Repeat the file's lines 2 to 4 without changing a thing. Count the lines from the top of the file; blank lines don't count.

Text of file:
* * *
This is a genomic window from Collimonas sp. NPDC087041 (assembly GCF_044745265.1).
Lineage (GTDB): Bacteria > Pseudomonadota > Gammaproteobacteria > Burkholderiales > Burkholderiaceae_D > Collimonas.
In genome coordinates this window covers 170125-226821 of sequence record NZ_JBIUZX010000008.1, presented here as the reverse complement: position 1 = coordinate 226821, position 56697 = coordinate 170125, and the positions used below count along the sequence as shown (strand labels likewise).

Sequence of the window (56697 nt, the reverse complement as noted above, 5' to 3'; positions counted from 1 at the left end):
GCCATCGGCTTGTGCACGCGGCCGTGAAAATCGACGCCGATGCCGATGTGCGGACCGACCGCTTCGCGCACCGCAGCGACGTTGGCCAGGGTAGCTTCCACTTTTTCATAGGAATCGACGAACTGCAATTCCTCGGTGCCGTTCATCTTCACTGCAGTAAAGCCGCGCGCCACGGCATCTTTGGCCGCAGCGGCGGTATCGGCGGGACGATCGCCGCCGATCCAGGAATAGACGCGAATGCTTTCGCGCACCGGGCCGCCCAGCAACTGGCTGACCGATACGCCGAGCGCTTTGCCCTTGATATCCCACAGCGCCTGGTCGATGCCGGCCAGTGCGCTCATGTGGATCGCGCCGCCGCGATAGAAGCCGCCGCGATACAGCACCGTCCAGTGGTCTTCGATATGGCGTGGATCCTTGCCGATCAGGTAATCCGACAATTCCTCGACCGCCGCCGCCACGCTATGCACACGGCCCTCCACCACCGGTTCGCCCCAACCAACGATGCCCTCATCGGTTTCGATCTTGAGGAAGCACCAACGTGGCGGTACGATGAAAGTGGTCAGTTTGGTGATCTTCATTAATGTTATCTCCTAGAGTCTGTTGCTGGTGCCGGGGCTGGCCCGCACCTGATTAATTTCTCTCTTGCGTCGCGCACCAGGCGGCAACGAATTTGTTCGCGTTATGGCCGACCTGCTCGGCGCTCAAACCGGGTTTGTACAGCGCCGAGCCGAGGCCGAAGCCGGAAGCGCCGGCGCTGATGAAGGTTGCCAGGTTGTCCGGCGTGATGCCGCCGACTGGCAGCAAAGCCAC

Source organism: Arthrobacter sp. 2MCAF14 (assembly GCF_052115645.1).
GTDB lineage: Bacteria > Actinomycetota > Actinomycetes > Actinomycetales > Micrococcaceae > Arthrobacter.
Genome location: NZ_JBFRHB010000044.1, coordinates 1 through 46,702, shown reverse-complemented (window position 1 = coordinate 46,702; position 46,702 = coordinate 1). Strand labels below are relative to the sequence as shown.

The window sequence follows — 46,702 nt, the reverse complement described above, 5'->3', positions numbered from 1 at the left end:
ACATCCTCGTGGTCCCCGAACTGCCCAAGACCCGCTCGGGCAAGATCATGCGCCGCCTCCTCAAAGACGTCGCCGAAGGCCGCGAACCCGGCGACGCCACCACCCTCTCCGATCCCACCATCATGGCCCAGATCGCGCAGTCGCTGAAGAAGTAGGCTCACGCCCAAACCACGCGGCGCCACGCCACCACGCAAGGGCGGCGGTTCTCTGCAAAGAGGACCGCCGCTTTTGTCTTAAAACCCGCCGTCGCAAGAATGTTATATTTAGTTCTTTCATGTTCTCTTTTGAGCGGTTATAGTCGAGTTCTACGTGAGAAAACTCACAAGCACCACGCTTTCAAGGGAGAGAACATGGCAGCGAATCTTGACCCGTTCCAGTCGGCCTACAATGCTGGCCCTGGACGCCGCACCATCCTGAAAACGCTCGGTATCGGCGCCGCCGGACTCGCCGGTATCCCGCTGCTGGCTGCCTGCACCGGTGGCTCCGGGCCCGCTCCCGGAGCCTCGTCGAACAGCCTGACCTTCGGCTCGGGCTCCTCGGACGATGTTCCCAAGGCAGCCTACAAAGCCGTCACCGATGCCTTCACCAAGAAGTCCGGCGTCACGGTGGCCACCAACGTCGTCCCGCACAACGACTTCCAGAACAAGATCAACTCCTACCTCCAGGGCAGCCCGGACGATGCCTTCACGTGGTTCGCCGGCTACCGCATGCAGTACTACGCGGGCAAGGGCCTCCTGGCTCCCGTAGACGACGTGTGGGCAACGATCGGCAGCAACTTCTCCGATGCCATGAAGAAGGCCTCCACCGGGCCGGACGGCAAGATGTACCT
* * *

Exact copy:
Lineage (GTDB): Bacteria > Pseudomonadota > Gammaproteobacteria > Burkholderiales > Burkholderiaceae_D > Collimonas.
In genome coordinates this window covers 170125-226821 of sequence record NZ_JBIUZX010000008.1, presented here as the reverse complement: position 1 = coordinate 226821, position 56697 = coordinate 170125, and the positions used below count along the sequence as shown (strand labels likewise).

Sequence of the window (56697 nt, the reverse complement as noted above, 5' to 3'; positions counted from 1 at the left end):